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Joan
Jun 07, 2020 rated it liked it  ·  review of another edition
This book is a combination of memoir on how the author dealt with her food issues and an exploration of the spiritual nature of food and the influence of sin and man made rules on it. Along the way we are invited to have a whole new appreciation and enjoyment of food.

It's a thought provoking book. Dillehay has critical opinions of many popular Christian authors pushing “biblical” diets or some other “Christian” food fad. She invites us to find the real sin behind the sin related to food. She inv
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Crystal
May 31, 2020 rated it it was amazing
Wow...

What a deep book.

Tilly Dillehay has knocked it out of the park with this one.

This book isn't an easy read at all. Tilly uses Broken Bread to take you on a journey of self examination in regards to your relationship with food and how that affects your behavior and relationships with others.

From turning food into an idol, the sin of gluttony, using food as a comfort and then into looking forward to the Supper of the Lamb, this book leads you through many ways that food is used by us in our
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Dedzidi
Mar 30, 2021 rated it liked it
~2.75/5 - in short, I am very particular about my Christian books and how they exegete Scripture. :)

Broken Bread by Tilly Dillehay offers a helpful primer on how food intersects with the Christian life. The first four chapters on the food poles were a breath of fresh air when it came to the theology of food. By way of the intersection between food and 'religious' history, I become more aware of potential sin in my life reading about asceticism, gluttony, snobbery (and the one that I always forg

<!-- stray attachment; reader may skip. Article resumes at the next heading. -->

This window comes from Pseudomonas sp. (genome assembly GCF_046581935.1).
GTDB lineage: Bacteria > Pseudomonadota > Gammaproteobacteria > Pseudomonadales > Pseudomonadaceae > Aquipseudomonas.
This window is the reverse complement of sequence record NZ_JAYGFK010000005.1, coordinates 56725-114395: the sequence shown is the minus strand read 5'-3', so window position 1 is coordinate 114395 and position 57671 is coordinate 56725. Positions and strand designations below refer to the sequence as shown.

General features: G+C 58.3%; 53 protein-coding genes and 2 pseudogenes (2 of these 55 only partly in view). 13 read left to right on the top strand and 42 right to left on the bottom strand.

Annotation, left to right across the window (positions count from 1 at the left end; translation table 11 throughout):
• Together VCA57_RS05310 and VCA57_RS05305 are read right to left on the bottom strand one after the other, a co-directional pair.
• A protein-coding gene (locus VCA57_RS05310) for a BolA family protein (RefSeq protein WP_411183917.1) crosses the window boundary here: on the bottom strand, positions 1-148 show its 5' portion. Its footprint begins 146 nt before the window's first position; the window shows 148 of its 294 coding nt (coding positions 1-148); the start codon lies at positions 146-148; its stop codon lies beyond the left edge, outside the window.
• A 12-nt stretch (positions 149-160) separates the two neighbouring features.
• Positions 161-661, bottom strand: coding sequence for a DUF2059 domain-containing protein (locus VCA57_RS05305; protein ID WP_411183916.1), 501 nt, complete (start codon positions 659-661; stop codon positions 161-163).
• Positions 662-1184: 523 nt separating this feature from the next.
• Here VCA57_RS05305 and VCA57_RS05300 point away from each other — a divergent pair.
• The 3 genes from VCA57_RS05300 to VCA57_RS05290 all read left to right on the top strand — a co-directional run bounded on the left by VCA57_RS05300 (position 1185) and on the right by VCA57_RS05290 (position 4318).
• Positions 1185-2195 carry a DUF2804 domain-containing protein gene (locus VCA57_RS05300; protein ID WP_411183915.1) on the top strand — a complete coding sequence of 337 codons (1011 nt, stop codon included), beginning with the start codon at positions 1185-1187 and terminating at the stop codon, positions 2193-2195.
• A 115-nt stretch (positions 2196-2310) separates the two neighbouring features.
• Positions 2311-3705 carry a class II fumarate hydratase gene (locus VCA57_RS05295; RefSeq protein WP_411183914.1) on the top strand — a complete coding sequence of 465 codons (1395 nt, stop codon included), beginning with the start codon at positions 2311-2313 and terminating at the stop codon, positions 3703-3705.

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Jennie Sheppard
Feb 22, 2021 rated it it was amazing
I bought this to read as part of a book club, but it was delayed beyond me being able to participate. I read through it myself and found that I couldn't put it down. This book is not at all what I expected, which would have been another how-to-treat-your-body-like-a-temple book by a Christian author. Instead, what I found it to be was a complete exposé of the human obsession with making idols out of creation instead of worshipping the Creator. Wonderfully thought- provoking. Recommend to anyone ...more
Becca Tillotson
Jun 06, 2021 rated it it was amazing
Beautiful, deeply scriptural, and so wonderfully practical. A definite reread.
Abitofathinker Lewis
Sep 25, 2020 rated it it was amazing
Thank you, Tilly Dillehay, for a much-needed book on the theology of food. The Christian communities are far too subject to worldly, unscriptural food regimes. These pages reveal a gorgeously crafted, deeply biblical framework to think about what we put in our bodies.

This is clearly written to women, but I still really enjoyed it. Great book.
Amy Solomon
Jan 03, 2021 rated it really liked it